‘It’s quite extreme’: From Mexican wrestling to intense mountainboarding, this Frankston festival is like no other

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‘It’s quite extreme’: From Mexican wrestling to intense mountainboarding, this Frankston festival is like no other

Words by Jacob McCormack

Frankston City Council’s spectacular Waterfront Festival has been the highlight of summer events hosted in Frankston and on the Mornington Peninsula for its near 25 years of running.

Originally home to the Bunurong peoples, it still stands as Bunurong country, unceded, however the Frankston area has acted as a home for a diverse group of people over more recent years.

The Waterfront Festival, in its 2023 abbreviation has expanded the already significant number of offerings that have been jam-packed into the festival in the past. A conscious decision made by Jessica Schuyler, Head of Festivals and Major Events for the Frankston City Council.

The Waterfront Festival 2023

  • Saturday 18 12-10pm and Sunday 19 12-8pm February 2023
  • Frankston Waterfront
  • You Am I, Melbourne Ska Orchestra, The Casanovas, Kylie Auldist, Thndo, The Merindas and many more
  • It’s free to attend – find out more info here

Stay up to date with what’s happening in and around Melbourne here.

“This festival is in its 24th year,” says Jessica. “We took the interruption of not having the festival in 2021 due to COVID, to expand the site in 2022, and to come back bigger and better. Due to popular demand, we have continued with the larger footprint in 2023 catering for more artists, entertainment and people. The conscious decision to elevate the festival’s programming continues to transform the city’s identity, a catalyst for becoming an events, arts and culture destination”.

Not only will there be more market stalls, food vendors and activities and workshops on offer throughout the duration of the two-day festival, but this year Frankston City Council has attracted a notable and hugely talented line-up, headlined by arguably Australia’s most prolific rock band in You Am I.

“We have the Casanovas, Thndo, and a whole bunch more,” says Jessica. “And You Am I are set to headline on Saturday.”

The allurement of attracting a strong line-up has been a focus for Jessica and the events team more recently, with hopes that involving bigger artists in the festival would draw people towards Frankston to experience what the area has to offer and build upon its reputation as an events, arts and culture destination.

“Attracting a diverse range of artists, the festival draws upon Frankston City’s long history in live music. The event is a showcase of what the city has to offer, with an aim to connect people to new experiences through great food, beach sports, live music, street art, brew houses and distilleries.”

However, despite the larger artists leading the bill of musicians set to play, the Council haven’t strayed from their commitment to supporting and providing platforms for local artists. A big component of this year’s festival is the stage allocated entirely to emerging artists, curated by the local government initiative Fresh Entertainment (FReeZA).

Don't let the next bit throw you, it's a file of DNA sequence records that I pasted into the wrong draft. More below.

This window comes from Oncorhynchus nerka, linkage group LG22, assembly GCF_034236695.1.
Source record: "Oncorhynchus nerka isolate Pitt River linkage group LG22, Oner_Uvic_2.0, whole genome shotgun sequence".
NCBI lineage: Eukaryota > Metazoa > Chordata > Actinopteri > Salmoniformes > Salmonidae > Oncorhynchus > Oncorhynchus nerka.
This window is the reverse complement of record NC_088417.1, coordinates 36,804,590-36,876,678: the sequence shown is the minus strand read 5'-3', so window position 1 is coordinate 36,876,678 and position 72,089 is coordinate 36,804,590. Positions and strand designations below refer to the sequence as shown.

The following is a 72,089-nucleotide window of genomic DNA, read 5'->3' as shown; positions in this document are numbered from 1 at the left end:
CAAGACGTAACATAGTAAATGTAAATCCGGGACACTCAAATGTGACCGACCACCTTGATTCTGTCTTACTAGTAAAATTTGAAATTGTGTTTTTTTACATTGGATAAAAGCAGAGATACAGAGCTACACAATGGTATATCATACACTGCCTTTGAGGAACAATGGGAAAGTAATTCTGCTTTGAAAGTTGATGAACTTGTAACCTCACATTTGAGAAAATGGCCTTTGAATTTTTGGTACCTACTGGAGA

“Fresh Entertainment fosters home-grown, independent and local artists,” says Jessica. “It’s a great showcase of talent in and around the Frankston area and the Festival provides a fantastic platform to expose the variety of up-and-coming talent to future opportunities.”

Arguably, the biggest part of the expansion of this year’s festival is the merging of the Ventana precinct with the festival itself. In years gone by the Ventana project has operated as a separate entity that hosts their own events throughout the latter months of summer, but in line with Frankston City Council’s virtues of celebrating culture, for Jessica and her team it seemed felicitous to join forces.

“The Waterfront Festival prides itself on catering for a diverse range of patrons, from families to groups of friends to music and food enthusiasts. With the expansion, it’s meant we have been able to incorporate Ventana precinct, a culmination of culture performances, workshops, market stalls and food, in one very colourful and creative precinct, situated on Long Island Reserve.

In addition to the wealth of musical talent and the diverse cultural showcases, the festival will also feature a Mexican wrestling performance, Australian Mountainboarders, Box Wars and a fundraiser in the form of a rubber duck race.

“The Mexican wrestling is a spectacle in itself,” says Jessica. “The community love it. Australian Mountainboarders will be involved in the festival for the first year this time. It’s basically an extreme sports show. They’ll do demonstrations but there’s also an opportunity to have a go yourself.”

“Fan favourites will be of course the water sports and shoreline activities, such as beach cricket and footy. You can also discover sailing and stand-up paddle boarding through the Frankston Yacht Club or even try canoeing on Kananook Creek through Scouts Victoria

“Box Wars is aimed at children. You get to construct an item out of boxes, which you can take home as well. We also have silent discos, messy play, rock climbing and hatchet throwing.

“The Duck Derby will be taking place on Saturday afternoon run by the local rotary club raising funds. A rubber duck can be purchased and then raced down Kananook Creek.”

Amidst all the fun and entertainment abundant in the festival for 2023 will be a fireworks display, ignited upon the conclusion of You Am I’s set on Saturday night. An apt celebratory marker for what is set to be a grandiose festival. See you there.

For more info, head to The Waterfront Festival 2023 (discoverfrankston.com.au) or follow along for live updates on Facebook and Instagram.

This article was made in partnership with Frankston City Council.